three-hundred cubits by fifty cubits
by Sean
Please note: MP3s are only kept online for a short time, and if this entry is from more than a couple of weeks ago, the music probably won't be available to download any more.


K-Os - "Emcee Murdah". With Joyful Rebellion, Canada's foremost "conscious" hip-hop head is back. The album's getting props all over, and to my great surprise, he's even charting - JR had the highest debut ever for a Canadian "urban" artist. (Argh. I hate the quotation marks. By "conscious," I mean that K-Os willfully positions himself in oppposition to the rap mainstream, framing them as poser-thugs, him as honest-poet (this of course is bullshit); by "urban," I guess Billboard means "black".) His success is certainly being propelled by "B-Boy Stance," a fine first single that's even making inroads on MTV2. Like Kanye before him, K-Is is mixing party with thinky, to some considerable success. Joyful Rebellion isn't groundbreaking, but it's heads and tails above the last time I heard him. "Emcee Murdah" opens the album. K-Os is more Wyclef Jean than The Streets, but the song reminds me somehow of "Turn the Page." Perhaps it's the strings, perhaps it's the seriousness, the stony gaze. Guitar loops like the opening theme for a California private-eye, violins lay out the stakes, and Spanish guitar strums out the chorus, blossoming in the final minute. K-Os swings from desperation to determination, pleading and berating. His rhymes aren't exactly Ghostface or MF Doom, but - again like Kanye - there's an eloquence in his simple honesty. "We love hip-hop / stop / please stop / please." [buy]

Capstan Shafts - "Posters for Cats Disappeared". Brad sent me an email, telling me about this strange one man band.

An immaculately packaged mp3 by this band appeared at my college radio station office with no explanation or documentation but I threw it on the cd player and man it COOKS. When I wrote him some fan mail he responded by just sending more cd-rs. Apparently he has released a full length and three 6-7 song eps this year which is completely fucking crazy considering the quality of this lo-fi pop music. Anyways we here in little ol' Geneseo NY are completely enamoured by this guy (and his magnificently packaged full length is only 4 dollars!!)...
I'm inclined to agree: this song does, uh, cook. It's the best use of hiss-distortion since the Daft Punk remix of "Take Me Out" (or maybe Bright Eyes' "If Winter Ends"): the drums crackle like collapsing fences, Dean Edwards Mill's voice sweeps through like a brisk wind. It's bedroom pop with the windows wide open, noise splashing down to the street. Sloan recording in a shed; Beck and Spoon playing broken equipment. Catchy nonsense, a wiggling VU guitar, a bass-drum that leaves you room to hand-clap. A country sock-hop gone wrong. Yes, all this and more. (From the Ample Tribes for Sullen King Pounder EP, which you can email him about. Or order the full-length Chick Cigarettes from Asaurus, for four dollars.)


Stypod is the fantastic new mp3blog by the makers of Stylus Magazine. Catch the fine Skitz (ft. Wildflower, Tempa, Estelle) track.

And Orbis Quintus is excellent and new, from badgerminor + pal. The Borges reference makes me glad, and the politics make me cheer. Also: Les Georges Leningrad!

Posted by Sean at September 7, 2004 2:48 AM
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about said the gramophone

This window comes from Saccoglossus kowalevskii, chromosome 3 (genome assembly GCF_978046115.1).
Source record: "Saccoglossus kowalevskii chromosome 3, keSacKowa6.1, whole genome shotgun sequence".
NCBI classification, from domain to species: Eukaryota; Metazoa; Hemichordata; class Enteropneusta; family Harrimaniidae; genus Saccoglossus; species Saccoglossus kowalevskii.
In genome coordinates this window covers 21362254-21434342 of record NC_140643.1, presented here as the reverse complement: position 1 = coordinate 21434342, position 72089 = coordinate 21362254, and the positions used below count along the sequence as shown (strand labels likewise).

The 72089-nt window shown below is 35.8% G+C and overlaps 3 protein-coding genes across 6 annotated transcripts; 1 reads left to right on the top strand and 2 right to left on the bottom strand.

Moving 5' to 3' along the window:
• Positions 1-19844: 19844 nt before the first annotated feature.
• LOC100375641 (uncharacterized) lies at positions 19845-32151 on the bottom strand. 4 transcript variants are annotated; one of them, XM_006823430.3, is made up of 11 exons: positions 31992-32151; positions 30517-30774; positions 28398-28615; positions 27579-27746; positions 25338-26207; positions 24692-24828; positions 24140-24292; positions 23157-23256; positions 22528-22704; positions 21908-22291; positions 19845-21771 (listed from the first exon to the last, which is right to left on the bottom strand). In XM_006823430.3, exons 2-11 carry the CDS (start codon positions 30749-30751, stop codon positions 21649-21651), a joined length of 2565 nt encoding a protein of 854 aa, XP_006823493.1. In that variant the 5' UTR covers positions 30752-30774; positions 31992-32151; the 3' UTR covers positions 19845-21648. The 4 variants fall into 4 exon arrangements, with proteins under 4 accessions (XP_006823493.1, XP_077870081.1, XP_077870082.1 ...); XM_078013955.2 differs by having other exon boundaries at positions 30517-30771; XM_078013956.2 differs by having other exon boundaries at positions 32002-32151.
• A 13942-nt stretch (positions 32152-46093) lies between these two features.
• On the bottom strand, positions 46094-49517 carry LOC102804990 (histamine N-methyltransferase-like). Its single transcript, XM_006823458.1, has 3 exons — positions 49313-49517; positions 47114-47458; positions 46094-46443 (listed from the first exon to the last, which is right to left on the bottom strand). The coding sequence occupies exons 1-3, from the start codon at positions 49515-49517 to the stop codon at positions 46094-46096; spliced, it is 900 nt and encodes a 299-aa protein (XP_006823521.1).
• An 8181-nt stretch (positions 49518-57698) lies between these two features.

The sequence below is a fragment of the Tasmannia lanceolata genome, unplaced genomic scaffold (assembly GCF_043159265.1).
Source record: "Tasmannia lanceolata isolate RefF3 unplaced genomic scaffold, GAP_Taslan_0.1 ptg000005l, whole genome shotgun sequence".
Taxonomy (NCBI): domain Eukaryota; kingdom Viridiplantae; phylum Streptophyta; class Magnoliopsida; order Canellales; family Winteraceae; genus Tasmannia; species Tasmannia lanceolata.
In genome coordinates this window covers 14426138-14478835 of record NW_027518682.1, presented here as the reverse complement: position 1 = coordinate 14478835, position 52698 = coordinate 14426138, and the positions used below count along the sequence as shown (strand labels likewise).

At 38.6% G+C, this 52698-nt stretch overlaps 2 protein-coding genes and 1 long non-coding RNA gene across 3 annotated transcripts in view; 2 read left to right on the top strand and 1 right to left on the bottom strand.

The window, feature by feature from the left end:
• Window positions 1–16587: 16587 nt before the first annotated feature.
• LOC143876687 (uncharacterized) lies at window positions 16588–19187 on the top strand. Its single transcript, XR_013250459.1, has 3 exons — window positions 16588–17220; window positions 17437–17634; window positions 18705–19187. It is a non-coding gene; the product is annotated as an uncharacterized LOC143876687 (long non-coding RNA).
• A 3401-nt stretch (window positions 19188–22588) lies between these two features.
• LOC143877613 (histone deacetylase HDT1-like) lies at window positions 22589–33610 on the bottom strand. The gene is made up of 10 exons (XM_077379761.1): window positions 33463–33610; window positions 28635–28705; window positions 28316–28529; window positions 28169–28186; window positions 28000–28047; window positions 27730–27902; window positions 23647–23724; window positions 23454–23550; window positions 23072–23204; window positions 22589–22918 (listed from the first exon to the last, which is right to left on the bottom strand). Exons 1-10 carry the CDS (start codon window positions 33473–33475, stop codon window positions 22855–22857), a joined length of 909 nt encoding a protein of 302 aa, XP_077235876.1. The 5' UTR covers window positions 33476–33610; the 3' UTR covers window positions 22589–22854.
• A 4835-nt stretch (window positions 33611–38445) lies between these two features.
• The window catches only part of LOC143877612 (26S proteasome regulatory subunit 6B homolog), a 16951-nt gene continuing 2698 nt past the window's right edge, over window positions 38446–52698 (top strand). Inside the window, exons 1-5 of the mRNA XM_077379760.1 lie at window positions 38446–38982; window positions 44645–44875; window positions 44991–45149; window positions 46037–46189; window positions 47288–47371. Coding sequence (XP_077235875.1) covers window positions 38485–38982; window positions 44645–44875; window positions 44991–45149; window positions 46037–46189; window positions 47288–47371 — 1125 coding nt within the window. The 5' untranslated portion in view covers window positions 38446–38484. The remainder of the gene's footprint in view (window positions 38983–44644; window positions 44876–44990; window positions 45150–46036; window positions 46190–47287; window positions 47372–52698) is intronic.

This is a daily sampler of really good songs. All tracks are posted out of love. Please go out and buy the records.

To hear a song in your browser, click the and it will begin playing. All songs are also available to download: just right-click the link and choose 'Save as...'

All songs are removed within a few weeks of posting.

Said the Gramophone launched in March 2003, and added songs in November of that year. It was one of the world's first mp3blogs.

If you would like to say hello, find out our mailing addresses or invite us to shows, please get in touch:
Montreal, Canada: Sean
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Please don't send us emails with tons of huge attachments; if emailing a bunch of mp3s etc, send us a link to download them. We are not interested in streaming widgets like soundcloud: Said the Gramophone posts are always accompanied by MP3s.

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"And I shall watch the ferry-boats / and they'll get high on a bluer ocean / against tomorrow's sky / and I will never grow so old again."
about the authors
Sean Michaels is the founder of Said the Gramophone. He is a writer, critic and author of the theremin novel Us Conductors. Follow him on Twitter or reach him by email here. Click here to browse his posts.

Emma Healey writes poems and essays in Toronto. She joined Said the Gramophone in 2015. This is her website and email her here.

Jeff Miller is a Montreal-based writer and zinemaker. He is the author of Ghost Pine: All Stories True and a bunch of other stories. He joined Said the Gramophone in 2015. Say hello on Twitter or email.

Mitz Takahashi is originally from Osaka, Japan who now lives and works as a furniture designer/maker in Montreal. English is not his first language so please forgive his glamour grammar mistakes. He is trying. He joined Said the Gramophone in 2015. Reach him by email here.

Site design and header typography by Neale McDavitt-Van Fleet. The header graphic is randomized: this one is by Neale McDavitt-Van Fleet.
Dan Beirne wrote regularly for Said the Gramophone from August 2004 to December 2014. He is an actor and writer living in Toronto. Any claim he makes about his life on here is probably untrue. Click here to browse his posts. Email him here.

Jordan Himelfarb wrote for Said the Gramophone from November 2004 to March 2012. He lives in Toronto. He is an opinion editor at the Toronto Star. Click here to browse his posts. Email him here.
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